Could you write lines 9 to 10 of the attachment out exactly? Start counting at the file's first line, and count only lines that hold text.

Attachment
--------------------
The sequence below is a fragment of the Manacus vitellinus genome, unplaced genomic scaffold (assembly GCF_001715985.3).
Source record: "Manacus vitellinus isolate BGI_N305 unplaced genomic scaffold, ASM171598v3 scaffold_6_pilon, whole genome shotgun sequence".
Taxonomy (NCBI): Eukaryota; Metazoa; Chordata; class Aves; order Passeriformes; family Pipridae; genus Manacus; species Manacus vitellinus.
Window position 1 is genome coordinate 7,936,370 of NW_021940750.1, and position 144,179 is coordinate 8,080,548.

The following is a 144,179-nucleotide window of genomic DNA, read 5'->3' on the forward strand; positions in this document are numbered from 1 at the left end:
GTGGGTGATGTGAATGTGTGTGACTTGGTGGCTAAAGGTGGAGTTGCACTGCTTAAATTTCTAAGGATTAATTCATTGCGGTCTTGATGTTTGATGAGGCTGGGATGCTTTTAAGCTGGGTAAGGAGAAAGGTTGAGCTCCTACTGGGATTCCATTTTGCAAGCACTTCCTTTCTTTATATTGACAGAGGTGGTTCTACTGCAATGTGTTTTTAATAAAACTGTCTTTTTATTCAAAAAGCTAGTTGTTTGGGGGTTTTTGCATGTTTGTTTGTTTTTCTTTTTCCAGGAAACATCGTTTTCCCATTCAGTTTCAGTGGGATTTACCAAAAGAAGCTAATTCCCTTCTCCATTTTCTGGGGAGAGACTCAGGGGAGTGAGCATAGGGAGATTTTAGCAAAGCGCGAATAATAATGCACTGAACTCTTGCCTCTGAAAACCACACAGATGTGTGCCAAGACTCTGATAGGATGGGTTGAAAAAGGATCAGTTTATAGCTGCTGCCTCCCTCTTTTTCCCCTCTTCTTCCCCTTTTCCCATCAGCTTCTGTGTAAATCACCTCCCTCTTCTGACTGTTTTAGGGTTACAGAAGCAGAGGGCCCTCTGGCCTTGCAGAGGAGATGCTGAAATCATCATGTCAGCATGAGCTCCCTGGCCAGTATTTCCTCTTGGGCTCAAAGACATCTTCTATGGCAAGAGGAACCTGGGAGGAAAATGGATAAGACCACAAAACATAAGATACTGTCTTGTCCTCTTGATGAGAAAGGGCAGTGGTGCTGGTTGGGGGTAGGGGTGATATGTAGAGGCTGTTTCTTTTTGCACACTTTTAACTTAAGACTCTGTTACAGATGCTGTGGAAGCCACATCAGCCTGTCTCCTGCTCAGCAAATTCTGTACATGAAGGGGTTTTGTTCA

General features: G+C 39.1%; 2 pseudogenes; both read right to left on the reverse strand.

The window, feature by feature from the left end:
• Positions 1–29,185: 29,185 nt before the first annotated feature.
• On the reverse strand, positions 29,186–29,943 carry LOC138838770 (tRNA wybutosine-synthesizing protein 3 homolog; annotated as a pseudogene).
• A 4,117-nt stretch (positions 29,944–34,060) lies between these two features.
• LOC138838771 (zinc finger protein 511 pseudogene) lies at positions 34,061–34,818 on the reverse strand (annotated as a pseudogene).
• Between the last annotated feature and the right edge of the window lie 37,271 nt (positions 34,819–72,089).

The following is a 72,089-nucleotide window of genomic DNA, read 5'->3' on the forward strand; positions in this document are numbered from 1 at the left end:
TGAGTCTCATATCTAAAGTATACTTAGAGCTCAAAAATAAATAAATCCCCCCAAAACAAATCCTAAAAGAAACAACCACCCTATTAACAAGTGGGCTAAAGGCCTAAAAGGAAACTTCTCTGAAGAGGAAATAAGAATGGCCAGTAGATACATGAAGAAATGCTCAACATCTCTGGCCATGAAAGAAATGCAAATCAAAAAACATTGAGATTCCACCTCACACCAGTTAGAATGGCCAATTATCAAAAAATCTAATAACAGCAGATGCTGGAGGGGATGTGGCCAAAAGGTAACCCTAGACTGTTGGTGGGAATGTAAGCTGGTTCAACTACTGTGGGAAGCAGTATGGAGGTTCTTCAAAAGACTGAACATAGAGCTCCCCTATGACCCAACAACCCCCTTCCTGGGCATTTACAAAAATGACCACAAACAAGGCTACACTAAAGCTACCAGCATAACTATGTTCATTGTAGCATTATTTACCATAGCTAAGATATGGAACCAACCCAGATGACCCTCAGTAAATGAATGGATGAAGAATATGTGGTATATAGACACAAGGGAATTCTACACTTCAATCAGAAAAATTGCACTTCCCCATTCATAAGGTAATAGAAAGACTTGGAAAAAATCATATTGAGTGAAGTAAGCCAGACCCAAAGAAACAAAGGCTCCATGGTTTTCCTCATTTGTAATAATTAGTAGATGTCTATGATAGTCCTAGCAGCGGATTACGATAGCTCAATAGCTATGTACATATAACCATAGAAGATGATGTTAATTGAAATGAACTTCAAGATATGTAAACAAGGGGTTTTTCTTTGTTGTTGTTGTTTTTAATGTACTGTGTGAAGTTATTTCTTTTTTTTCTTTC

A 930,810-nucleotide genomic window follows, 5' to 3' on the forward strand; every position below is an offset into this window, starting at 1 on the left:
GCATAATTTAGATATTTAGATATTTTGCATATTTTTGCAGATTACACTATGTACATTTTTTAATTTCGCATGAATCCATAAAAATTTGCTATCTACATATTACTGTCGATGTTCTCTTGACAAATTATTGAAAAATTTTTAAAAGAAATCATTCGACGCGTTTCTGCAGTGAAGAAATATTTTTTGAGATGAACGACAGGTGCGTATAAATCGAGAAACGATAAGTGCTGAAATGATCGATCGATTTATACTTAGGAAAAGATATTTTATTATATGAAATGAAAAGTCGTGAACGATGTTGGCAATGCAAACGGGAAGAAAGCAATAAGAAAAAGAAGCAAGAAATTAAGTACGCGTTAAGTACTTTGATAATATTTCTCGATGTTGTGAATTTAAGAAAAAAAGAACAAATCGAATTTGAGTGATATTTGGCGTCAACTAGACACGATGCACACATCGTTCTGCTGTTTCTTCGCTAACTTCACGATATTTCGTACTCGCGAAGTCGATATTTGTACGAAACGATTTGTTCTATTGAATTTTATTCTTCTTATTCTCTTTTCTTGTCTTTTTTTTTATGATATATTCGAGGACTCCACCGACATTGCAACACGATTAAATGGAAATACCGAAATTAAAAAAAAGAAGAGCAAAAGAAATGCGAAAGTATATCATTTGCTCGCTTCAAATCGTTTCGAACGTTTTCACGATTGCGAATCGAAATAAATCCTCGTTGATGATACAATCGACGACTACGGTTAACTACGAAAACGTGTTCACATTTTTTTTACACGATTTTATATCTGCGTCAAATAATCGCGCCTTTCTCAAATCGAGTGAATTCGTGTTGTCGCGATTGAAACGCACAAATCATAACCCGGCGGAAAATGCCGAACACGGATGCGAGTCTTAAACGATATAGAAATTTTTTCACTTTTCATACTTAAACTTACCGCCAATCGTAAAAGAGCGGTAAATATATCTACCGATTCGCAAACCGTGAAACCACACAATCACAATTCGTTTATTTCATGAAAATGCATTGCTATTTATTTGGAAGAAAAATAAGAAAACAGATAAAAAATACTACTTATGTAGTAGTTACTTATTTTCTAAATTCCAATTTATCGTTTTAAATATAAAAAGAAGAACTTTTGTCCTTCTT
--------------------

• Positions 1–29,185: 29,185 nt before the first annotated feature.
• On the reverse strand, positions 29,186–29,943 carry LOC138838770 (tRNA wybutosine-synthesizing protein 3 homolog; annotated as a pseudogene).